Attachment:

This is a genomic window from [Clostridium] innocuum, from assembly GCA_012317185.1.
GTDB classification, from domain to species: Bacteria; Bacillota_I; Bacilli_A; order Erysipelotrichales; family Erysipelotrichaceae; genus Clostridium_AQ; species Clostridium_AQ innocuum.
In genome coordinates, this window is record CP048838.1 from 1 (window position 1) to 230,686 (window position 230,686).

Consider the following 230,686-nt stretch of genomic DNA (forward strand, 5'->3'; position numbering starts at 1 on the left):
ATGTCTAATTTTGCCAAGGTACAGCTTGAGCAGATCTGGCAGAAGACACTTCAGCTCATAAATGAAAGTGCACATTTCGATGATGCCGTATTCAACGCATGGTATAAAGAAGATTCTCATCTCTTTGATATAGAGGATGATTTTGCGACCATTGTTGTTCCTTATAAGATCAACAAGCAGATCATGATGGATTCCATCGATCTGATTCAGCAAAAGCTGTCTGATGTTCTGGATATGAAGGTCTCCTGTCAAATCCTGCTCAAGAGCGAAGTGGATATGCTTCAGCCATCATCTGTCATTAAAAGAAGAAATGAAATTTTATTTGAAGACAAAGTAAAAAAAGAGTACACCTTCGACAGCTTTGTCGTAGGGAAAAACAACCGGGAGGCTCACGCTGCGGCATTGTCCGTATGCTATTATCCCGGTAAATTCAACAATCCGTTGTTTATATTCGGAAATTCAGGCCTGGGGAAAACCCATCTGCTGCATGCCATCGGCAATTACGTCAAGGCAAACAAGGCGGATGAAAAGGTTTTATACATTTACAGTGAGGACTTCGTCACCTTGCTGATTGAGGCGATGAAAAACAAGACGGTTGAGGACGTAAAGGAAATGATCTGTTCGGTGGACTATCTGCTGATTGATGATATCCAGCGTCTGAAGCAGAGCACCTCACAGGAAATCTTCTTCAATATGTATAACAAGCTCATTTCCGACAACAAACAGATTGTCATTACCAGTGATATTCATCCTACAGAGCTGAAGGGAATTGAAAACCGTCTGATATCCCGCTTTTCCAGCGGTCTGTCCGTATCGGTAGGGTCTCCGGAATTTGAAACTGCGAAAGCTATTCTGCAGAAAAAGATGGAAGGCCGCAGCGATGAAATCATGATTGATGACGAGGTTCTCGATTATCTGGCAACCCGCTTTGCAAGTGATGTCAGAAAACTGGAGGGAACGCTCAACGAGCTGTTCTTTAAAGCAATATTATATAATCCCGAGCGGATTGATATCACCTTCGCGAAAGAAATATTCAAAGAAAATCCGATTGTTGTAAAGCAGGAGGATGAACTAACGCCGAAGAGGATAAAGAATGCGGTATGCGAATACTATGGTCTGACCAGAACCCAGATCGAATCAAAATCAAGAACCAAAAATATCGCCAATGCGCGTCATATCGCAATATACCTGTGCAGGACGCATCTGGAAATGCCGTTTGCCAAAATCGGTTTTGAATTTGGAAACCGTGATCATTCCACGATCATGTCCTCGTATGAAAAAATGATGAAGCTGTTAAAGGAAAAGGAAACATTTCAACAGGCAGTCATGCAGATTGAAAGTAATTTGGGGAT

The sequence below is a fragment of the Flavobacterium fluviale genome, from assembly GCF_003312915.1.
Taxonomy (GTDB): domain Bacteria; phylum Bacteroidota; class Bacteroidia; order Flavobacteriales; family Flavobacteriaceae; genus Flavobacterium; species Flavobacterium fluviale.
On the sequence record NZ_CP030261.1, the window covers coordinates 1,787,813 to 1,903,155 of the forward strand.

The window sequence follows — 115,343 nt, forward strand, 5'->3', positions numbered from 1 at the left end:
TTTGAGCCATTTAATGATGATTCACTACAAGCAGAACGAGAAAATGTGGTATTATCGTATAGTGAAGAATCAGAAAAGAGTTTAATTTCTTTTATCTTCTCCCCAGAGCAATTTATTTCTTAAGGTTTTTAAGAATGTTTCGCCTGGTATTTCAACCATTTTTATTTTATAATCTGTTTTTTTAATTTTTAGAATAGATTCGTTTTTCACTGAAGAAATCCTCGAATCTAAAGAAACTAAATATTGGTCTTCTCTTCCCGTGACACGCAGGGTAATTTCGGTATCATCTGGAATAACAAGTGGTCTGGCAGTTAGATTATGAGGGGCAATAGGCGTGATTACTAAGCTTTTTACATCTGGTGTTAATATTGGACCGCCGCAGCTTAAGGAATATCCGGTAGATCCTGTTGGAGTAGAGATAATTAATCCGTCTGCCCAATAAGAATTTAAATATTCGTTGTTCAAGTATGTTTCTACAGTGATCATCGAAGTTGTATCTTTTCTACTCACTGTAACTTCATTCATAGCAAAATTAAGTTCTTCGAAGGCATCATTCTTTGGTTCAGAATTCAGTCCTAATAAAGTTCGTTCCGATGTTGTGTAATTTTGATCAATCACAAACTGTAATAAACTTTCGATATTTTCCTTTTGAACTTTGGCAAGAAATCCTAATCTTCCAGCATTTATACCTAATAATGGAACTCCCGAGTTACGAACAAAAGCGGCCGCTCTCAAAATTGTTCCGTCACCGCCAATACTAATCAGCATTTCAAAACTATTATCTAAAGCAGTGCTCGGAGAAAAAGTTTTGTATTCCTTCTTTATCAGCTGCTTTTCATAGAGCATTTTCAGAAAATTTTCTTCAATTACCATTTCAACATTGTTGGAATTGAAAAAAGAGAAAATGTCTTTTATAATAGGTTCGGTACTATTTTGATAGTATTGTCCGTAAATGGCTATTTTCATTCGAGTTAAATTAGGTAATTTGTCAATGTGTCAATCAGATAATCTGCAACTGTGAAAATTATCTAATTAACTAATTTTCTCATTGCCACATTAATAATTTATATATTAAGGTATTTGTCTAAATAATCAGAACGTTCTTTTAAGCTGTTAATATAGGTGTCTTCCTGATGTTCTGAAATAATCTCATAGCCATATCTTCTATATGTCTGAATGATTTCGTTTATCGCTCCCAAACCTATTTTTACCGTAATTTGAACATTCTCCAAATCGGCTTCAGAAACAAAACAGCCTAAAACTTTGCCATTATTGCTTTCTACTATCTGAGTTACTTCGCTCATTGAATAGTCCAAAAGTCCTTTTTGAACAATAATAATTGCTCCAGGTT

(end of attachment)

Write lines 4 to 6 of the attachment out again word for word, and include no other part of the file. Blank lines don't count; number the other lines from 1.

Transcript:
Consider the following 230,686-nt stretch of genomic DNA (forward strand, 5'->3'; position numbering starts at 1 on the left):
ATGTCTAATTTTGCCAAGGTACAGCTTGAGCAGATCTGGCAGAAGACACTTCAGCTCATAAATGAAAGTGCACATTTCGATGATGCCGTATTCAACGCATGGTATAAAGAAGATTCTCATCTCTTTGATATAGAGGATGATTTTGCGACCATTGTTGTTCCTTATAAGATCAACAAGCAGATCATGATGGATTCCATCGATCTGATTCAGCAAAAGCTGTCTGATGTTCTGGATATGAAGGTCTCCTGTCAAATCCTGCTCAAGAGCGAAGTGGATATGCTTCAGCCATCATCTGTCATTAAAAGAAGAAATGAAATTTTATTTGAAGACAAAGTAAAAAAAGAGTACACCTTCGACAGCTTTGTCGTAGGGAAAAACAACCGGGAGGCTCACGCTGCGGCATTGTCCGTATGCTATTATCCCGGTAAATTCAACAATCCGTTGTTTATATTCGGAAATTCAGGCCTGGGGAAAACCCATCTGCTGCATGCCATCGGCAATTACGTCAAGGCAAACAAGGCGGATGAAAAGGTTTTATACATTTACAGTGAGGACTTCGTCACCTTGCTGATTGAGGCGATGAAAAACAAGACGGTTGAGGACGTAAAGGAAATGATCTGTTCGGTGGACTATCTGCTGATTGATGATATCCAGCGTCTGAAGCAGAGCACCTCACAGGAAATCTTCTTCAATATGTATAACAAGCTCATTTCCGACAACAAACAGATTGTCATTACCAGTGATATTCATCCTACAGAGCTGAAGGGAATTGAAAACCGTCTGATATCCCGCTTTTCCAGCGGTCTGTCCGTATCGGTAGGGTCTCCGGAATTTGAAACTGCGAAAGCTATTCTGCAGAAAAAGATGGAAGGCCGCAGCGATGAAATCATGATTGATGACGAGGTTCTCGATTATCTGGCAACCCGCTTTGCAAGTGATGTCAGAAAACTGGAGGGAACGCTCAACGAGCTGTTCTTTAAAGCAATATTATATAATCCCGAGCGGATTGATATCACCTTCGCGAAAGAAATATTCAAAGAAAATCCGATTGTTGTAAAGCAGGAGGATGAACTAACGCCGAAGAGGATAAAGAATGCGGTATGCGAATACTATGGTCTGACCAGAACCCAGATCGAATCAAAATCAAGAACCAAAAATATCGCCAATGCGCGTCATATCGCAATATACCTGTGCAGGACGCATCTGGAAATGCCGTTTGCCAAAATCGGTTTTGAATTTGGAAACCGTGATCATTCCACGATCATGTCCTCGTATGAAAAAATGATGAAGCTGTTAAAGGAAAAGGAAACATTTCAACAGGCAGTCATGCAGATTGAAAGTAATTTGGGGAT

The sequence below is a fragment of the Flavobacterium fluviale genome, from assembly GCF_003312915.1.